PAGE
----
Sunnyboy Dladla in Turandot in Teatro Filarmonica, Verona

When I ask Sunnyboy what advice he has for young singers, he is quite clear about his answer “Know your voice, know your “Fach” (the type of music you should be singing to show your voice to its best advantage). Don’t try to sing everything. Say no to things that do not suit your voice. Go for every opportunity you can. And learn Italian! You will be performing in countries where everyone speaks it, and your language has to be perfect if you are going to be singing in Italian”.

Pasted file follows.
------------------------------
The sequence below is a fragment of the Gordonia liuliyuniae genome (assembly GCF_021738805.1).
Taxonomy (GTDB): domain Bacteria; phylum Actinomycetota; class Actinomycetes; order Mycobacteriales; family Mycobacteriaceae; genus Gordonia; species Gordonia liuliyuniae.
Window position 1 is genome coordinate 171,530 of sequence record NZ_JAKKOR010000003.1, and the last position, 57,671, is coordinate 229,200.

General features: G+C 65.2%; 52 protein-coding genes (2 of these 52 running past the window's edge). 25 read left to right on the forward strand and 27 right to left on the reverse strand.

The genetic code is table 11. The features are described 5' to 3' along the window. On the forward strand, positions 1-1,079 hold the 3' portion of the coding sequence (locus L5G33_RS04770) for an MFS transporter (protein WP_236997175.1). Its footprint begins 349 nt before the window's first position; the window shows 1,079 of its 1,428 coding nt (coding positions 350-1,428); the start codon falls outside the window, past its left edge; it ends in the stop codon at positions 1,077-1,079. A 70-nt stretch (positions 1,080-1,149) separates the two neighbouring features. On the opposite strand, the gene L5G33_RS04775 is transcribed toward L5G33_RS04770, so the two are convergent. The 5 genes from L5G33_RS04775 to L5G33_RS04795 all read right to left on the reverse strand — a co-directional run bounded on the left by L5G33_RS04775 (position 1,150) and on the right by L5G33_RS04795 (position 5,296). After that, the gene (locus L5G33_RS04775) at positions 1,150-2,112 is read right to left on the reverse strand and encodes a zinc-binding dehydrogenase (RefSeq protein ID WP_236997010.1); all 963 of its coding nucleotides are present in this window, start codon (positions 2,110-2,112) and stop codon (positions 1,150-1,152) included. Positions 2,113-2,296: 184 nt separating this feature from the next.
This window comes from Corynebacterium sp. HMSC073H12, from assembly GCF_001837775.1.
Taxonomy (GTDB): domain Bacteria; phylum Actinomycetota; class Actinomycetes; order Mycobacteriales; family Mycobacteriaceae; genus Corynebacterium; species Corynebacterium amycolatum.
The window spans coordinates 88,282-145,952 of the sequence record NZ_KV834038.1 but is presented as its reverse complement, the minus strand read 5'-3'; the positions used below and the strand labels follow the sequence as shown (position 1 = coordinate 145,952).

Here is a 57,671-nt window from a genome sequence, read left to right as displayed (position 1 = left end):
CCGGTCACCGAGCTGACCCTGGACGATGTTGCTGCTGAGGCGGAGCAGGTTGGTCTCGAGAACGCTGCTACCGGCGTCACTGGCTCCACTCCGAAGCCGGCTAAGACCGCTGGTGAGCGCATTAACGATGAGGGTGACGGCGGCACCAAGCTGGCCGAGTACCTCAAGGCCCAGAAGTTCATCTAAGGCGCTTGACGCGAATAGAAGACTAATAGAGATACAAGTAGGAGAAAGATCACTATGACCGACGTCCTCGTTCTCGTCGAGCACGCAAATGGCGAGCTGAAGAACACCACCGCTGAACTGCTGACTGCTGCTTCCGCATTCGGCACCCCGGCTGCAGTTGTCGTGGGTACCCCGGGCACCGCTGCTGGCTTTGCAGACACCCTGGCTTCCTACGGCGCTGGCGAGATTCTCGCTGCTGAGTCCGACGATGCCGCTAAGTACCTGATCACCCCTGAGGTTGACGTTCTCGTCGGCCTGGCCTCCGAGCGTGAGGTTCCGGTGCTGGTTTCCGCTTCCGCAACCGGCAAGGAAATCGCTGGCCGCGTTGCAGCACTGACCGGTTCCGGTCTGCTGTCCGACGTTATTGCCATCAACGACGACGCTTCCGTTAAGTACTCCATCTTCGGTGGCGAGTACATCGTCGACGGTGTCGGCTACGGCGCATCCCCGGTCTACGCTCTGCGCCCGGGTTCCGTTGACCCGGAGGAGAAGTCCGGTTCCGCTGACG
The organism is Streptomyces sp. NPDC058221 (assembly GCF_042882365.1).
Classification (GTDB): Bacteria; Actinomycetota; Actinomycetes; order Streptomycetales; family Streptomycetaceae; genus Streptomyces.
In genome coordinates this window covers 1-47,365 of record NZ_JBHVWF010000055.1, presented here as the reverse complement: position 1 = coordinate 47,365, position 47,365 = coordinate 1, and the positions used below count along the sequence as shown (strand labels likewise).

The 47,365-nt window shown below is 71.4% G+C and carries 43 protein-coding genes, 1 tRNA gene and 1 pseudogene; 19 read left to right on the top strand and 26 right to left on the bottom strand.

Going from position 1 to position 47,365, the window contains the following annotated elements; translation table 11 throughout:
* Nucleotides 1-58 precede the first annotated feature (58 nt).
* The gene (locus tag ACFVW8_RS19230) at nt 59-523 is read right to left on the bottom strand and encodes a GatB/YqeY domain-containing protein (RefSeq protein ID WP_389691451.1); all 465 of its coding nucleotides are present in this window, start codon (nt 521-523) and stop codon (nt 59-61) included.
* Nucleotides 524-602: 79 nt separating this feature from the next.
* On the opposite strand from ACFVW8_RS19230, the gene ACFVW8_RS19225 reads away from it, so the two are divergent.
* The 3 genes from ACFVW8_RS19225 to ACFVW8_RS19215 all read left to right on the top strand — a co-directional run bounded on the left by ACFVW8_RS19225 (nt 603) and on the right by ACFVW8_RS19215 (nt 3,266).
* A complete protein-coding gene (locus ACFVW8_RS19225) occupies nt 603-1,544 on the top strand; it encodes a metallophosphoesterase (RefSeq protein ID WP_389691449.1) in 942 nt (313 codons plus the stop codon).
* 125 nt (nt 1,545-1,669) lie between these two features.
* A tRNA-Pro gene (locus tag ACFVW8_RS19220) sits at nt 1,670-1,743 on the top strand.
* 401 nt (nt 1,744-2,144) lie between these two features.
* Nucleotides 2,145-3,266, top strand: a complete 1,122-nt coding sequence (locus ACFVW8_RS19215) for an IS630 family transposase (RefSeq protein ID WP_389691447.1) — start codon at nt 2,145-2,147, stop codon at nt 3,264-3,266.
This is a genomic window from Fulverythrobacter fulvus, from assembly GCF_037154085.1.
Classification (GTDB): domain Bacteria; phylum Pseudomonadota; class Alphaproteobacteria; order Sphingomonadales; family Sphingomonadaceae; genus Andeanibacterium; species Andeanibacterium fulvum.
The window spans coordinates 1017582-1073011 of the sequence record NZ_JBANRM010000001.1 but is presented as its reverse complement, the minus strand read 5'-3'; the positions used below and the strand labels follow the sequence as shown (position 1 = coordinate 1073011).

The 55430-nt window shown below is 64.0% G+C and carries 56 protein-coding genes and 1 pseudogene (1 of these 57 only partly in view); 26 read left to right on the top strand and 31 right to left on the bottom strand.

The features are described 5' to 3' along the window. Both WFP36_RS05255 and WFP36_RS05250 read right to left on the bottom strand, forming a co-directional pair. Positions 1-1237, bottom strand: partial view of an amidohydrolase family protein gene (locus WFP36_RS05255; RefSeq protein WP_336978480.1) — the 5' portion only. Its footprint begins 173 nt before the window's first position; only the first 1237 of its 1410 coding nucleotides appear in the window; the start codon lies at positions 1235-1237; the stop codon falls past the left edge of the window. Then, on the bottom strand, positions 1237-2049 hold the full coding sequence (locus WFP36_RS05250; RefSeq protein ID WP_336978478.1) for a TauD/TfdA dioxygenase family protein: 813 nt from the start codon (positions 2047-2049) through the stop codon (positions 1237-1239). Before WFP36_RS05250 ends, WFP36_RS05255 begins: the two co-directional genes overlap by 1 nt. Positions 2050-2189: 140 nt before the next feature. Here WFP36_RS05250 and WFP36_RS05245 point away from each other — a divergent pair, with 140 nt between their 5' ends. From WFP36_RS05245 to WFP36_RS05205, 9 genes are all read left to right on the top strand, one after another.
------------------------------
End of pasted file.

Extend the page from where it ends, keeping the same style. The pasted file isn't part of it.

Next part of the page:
And sing in Italian he will. Our programme “Dangerous Liaisons” will feature arias by Bel Canto composers. Sunnyboy will sing arias from Rossini’s “Il Barbiere di Siviglia” (Barber of Seville), and “La Scala di Seta” (The Silken Ladder). Sunnyboy will also be seen at Artscape on 12 and 13 June in a revival of La Scala Di Seta, a comic farce, in a production conducted by popular South African Alex Fokkens and directed by Lara Bye, with funding from the South African Wagner Society.

Future productions for Sunnyboy include the delightful Donizetti opera “L’elisir d’amore” where he will sing the romantic young lover Nemorino’s arias in “Dangerous Liaisons”.